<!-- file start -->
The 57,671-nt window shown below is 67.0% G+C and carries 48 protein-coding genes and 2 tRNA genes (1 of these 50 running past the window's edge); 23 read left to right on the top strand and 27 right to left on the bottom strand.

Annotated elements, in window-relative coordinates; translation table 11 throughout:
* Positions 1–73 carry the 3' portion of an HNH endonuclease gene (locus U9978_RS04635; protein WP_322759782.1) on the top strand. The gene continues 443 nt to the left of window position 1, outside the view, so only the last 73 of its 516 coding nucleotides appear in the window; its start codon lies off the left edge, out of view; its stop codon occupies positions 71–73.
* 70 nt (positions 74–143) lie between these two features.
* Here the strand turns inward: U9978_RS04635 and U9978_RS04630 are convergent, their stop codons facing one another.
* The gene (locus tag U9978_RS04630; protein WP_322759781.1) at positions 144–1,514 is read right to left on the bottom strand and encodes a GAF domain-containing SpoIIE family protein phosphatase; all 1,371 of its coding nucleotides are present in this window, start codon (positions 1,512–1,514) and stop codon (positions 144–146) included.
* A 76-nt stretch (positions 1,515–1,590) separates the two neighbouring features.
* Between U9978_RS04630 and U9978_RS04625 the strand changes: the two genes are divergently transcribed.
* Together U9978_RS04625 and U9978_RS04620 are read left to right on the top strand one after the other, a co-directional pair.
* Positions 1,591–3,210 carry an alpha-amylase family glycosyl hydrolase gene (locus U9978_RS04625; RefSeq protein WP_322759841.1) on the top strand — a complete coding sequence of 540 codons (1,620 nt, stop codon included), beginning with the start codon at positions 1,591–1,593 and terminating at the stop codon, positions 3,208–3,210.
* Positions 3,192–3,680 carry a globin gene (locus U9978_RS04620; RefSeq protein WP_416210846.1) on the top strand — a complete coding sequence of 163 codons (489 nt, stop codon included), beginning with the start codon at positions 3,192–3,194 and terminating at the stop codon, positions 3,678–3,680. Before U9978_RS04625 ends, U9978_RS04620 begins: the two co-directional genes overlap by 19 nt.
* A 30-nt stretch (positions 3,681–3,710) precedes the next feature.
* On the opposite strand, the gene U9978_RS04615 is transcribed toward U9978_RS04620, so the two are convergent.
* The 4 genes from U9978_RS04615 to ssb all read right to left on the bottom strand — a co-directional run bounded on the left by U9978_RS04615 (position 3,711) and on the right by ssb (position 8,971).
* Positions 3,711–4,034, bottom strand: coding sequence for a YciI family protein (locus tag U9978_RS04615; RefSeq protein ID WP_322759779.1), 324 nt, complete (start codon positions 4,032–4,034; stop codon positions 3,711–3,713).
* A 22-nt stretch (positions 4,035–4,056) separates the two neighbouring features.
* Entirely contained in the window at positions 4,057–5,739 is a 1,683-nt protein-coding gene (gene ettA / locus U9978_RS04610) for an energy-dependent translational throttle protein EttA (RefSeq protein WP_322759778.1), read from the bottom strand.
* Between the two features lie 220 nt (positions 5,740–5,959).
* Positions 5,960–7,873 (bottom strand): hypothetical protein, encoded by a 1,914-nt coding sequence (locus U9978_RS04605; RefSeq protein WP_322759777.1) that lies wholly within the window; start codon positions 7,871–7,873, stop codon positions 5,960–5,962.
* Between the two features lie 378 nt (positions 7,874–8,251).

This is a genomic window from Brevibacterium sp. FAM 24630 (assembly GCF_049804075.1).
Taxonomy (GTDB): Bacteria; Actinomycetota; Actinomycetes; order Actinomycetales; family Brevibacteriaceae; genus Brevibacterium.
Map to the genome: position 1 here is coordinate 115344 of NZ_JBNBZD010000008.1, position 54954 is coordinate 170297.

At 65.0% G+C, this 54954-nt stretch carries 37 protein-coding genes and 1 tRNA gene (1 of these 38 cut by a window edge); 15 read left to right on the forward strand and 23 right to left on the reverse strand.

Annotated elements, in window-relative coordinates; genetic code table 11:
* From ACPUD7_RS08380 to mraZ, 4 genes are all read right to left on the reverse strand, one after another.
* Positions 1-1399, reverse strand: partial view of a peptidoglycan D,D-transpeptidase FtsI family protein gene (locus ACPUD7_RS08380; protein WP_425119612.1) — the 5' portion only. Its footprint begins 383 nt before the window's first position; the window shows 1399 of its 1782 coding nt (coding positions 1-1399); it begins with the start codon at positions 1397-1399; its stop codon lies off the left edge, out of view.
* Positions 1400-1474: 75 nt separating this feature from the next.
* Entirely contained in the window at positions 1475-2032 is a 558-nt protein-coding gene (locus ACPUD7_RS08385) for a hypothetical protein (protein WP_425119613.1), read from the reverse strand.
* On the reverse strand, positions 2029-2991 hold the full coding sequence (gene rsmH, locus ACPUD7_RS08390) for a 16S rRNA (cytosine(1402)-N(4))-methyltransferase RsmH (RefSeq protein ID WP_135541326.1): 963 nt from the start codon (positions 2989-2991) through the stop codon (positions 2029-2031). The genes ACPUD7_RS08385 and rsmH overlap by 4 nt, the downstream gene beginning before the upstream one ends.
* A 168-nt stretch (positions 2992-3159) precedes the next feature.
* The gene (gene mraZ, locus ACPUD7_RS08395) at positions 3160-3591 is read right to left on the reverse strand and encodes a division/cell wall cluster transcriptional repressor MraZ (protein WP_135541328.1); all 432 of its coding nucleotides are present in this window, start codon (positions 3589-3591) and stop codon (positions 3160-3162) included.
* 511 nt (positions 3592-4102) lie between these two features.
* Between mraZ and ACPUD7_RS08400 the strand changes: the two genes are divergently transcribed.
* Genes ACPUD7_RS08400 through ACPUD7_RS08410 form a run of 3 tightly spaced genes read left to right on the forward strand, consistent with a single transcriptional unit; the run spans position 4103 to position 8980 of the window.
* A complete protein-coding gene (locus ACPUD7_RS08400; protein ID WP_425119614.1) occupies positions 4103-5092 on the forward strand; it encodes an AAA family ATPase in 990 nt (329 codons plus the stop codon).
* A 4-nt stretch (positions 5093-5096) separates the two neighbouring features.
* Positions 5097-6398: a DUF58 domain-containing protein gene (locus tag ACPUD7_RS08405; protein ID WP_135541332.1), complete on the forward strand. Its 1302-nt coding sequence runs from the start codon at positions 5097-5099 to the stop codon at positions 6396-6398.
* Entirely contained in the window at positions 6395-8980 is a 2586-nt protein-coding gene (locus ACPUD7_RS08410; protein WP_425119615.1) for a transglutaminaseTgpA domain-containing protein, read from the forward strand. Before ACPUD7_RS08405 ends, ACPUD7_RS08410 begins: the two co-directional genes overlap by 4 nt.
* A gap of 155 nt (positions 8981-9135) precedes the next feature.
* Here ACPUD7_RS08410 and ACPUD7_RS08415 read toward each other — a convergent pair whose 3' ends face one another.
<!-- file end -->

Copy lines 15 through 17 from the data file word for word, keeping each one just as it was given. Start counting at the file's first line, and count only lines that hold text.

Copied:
* Positions 3,711–4,034, bottom strand: coding sequence for a YciI family protein (locus tag U9978_RS04615; RefSeq protein ID WP_322759779.1), 324 nt, complete (start codon positions 4,032–4,034; stop codon positions 3,711–3,713).
* A 22-nt stretch (positions 4,035–4,056) separates the two neighbouring features.
* Entirely contained in the window at positions 4,057–5,739 is a 1,683-nt protein-coding gene (gene ettA / locus U9978_RS04610) for an energy-dependent translational throttle protein EttA (RefSeq protein WP_322759778.1), read from the bottom strand.